But there are times when I’m having a terrible day, things don’t go as planned, I’ve been called into the boss’s office, or a good friend lets me down and I feel very low — still, the strip gets done. There is a redemptive quality to producing the work, even when I’m not entirely feeling it. I’m all about the endorphins, and if my work brings a little blip of joy or a chuckle, well, that’s a strong motivator.
I’m not telling you this to illicit your sympathy, it’s just that I’m hoping you can glean something good from my experience. Many of my most joyous strips were created at very low moments in my real life. Being able to tap into that part of me that can feel that joy, even though it is not manifested in my exterior life, has been a true blessing. It’s not a matter of can you do it, it’s a matter of can you make yourself do it. Life goes on whether you create or don’t. No one is going to care more than you. Personally, for me being able to produce without that perfect mental state has been a redemption. No one else is responsible for what you do or don’t do, only you have that power.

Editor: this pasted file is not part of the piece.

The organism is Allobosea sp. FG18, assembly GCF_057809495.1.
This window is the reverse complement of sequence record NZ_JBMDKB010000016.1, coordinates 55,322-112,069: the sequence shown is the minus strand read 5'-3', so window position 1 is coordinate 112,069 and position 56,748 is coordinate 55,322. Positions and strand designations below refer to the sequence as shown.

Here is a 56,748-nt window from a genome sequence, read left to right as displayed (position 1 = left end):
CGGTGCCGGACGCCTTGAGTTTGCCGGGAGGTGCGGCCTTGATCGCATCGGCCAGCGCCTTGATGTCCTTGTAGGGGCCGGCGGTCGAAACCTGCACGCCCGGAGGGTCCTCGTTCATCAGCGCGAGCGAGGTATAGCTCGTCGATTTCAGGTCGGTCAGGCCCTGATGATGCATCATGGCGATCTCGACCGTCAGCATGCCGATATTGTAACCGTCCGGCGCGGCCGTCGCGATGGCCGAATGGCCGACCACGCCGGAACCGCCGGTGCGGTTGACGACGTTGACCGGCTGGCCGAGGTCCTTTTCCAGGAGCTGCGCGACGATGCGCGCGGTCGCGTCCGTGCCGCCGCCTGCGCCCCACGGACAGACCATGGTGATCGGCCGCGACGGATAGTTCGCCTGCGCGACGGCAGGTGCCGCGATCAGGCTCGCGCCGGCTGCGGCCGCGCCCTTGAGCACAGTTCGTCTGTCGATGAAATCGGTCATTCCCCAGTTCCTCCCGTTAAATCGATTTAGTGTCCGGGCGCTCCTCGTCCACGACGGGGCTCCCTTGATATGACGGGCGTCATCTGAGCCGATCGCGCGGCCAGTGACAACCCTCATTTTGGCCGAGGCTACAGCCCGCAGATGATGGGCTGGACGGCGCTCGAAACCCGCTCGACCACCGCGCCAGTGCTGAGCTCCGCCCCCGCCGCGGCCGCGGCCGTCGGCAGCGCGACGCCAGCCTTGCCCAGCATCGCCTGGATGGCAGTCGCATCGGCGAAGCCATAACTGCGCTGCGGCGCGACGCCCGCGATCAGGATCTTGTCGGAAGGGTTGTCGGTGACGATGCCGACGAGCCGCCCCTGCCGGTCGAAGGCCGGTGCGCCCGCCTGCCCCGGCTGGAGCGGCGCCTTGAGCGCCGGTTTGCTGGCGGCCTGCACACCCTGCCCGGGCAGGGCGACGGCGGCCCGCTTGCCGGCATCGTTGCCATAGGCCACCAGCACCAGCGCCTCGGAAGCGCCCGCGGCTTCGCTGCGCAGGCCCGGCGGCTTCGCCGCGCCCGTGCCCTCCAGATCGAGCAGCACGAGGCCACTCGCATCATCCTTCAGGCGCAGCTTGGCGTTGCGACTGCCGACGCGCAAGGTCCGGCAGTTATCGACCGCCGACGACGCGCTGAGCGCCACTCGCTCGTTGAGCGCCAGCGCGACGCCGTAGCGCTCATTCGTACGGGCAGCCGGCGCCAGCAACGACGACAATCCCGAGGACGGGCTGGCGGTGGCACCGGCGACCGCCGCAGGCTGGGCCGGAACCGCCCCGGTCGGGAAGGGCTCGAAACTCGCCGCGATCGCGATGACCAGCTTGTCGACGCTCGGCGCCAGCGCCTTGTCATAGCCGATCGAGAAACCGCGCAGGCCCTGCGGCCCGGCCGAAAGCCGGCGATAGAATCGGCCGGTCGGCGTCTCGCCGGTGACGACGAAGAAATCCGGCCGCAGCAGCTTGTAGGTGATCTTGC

Let me make a suggestion. The next time you feel low or uninspired, or you just don’t feel like working, go ahead and try to anyway. Or take a walk and think about what you might want to do and then get to work. Waiting around to feel inspired or more “in the mood” is just a waste of time.
Solving Webcomic Issues We All Face. Today’s discussion… The Old Fart Byron invited long-time friend of the Webcomic Alliance Kurt Sasso of TGT Media, and special guest Dirk Manning of the comic series TALES OF MR. RHEE and NIGHTMARE WORLD, to join in on a rant about digital comic distribution and how it could potentially […]
Solving Webcomic Issues We All Face. Today’s discussion… The Old Fart Byron has returned! He chats about his life in the past 6 months. Robin chats about her upcoming autobiographical comic she is doing and all that is involved in that process. That then segues into all of us chatting about things that shaped our […]
Solving Webcomic Issues We All Face. This podcast we discuss: Email from a listener on how to handle when comments begin to anger you and how not to let it effect your creativity. Byron: This will be my last podcast for a while. Listen and find out why. See you around the internet.